Olympic gold medallist and cycling advocate Chris Boardman has described the death of his mother, Carol, while cycling as a 'horrible irony' given his close involvement with encouraging more people to cycle in Britain.
Carol Boardman died after a collision with a pick-up truck while she was cycling in North Wales in July.
Speaking on Good Morning Britain on ITV on Wednesday, Boardman talked about his mother's enthusiasm for cycling throughout her life.
"She cycled since her early teens all the way through to her seventies. She rode a bike more than I did, actually," said Boardman.
"She used it for transport to get around the local village and was out exploring in North Wales when she was hit by a car."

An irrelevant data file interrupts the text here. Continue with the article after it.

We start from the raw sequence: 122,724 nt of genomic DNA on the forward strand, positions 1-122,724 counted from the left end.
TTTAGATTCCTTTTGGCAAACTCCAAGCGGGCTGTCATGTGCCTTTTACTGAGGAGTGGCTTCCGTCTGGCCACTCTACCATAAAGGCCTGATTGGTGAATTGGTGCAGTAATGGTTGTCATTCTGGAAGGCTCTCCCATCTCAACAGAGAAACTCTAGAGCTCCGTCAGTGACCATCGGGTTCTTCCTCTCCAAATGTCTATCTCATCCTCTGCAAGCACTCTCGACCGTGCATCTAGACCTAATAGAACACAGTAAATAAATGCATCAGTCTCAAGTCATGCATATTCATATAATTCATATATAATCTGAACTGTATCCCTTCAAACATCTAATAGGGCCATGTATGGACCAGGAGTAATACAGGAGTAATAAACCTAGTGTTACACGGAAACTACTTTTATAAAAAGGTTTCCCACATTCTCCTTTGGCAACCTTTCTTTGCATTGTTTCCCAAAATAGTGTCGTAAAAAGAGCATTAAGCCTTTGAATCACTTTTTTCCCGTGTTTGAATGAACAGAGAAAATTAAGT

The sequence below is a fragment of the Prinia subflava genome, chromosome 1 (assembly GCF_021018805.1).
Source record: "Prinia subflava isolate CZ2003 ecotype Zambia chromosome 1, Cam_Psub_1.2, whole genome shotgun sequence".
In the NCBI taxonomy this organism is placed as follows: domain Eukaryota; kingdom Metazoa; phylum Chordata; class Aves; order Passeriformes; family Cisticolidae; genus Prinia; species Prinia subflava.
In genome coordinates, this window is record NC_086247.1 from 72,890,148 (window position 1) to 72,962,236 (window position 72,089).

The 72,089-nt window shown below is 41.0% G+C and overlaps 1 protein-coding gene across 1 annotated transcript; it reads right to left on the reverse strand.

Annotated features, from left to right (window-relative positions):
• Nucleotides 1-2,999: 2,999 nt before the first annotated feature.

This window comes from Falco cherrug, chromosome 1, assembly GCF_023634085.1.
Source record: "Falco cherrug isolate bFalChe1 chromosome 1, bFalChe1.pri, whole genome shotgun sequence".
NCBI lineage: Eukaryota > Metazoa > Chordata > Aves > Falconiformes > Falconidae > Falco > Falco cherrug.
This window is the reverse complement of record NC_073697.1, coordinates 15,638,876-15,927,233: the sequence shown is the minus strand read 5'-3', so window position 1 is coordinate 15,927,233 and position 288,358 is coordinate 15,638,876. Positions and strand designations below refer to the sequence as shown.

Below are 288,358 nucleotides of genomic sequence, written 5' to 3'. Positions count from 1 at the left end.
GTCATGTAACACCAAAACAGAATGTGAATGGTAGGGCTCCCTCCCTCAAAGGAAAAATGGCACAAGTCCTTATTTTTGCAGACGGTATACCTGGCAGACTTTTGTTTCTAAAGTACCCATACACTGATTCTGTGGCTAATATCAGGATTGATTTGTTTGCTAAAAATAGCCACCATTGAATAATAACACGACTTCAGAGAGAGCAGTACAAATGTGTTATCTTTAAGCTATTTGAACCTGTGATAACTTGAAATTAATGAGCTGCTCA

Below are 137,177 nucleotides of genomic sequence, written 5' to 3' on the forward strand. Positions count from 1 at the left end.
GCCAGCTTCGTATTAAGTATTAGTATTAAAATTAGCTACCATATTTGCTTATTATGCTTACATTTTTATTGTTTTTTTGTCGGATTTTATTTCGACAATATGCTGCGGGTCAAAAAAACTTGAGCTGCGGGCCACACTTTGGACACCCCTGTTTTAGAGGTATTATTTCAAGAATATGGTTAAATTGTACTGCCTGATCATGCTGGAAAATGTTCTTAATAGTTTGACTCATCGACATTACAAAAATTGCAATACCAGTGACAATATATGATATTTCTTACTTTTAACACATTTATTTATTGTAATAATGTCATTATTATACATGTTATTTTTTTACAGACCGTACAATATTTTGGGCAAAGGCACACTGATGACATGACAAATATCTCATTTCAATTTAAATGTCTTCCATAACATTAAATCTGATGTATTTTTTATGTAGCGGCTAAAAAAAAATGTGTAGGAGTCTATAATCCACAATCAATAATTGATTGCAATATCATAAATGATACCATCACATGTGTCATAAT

Boardman explained that cycling fatalities are still very rare given the number of miles travelled by British cyclists.
"There are roundabout 115 people killed a year [cycling], that equates to a thousand times around the planet per cycling fatality in this country, so it's incredibly rare. It's a horrible, horrible irony that it's one of the things that I feel passionately about. It's just a great form of transport."
Boardman is continuing his work campaigning to 'normalise' cycling in British society, but work still needs to be done to improve cycling infrastructure.
"Those new people who don't ride a bike now will only ride to the shops (or) ride to work if you give them safe space to do it," said Boardman.
The results of a poll published by Ribble Cycles on Tuesday, prior to National Cycle To Work Day on Wednesday, showed that only nine per cent of British workers commute to work by bike, and that more than one in four people are worried about having an accident on their bike.
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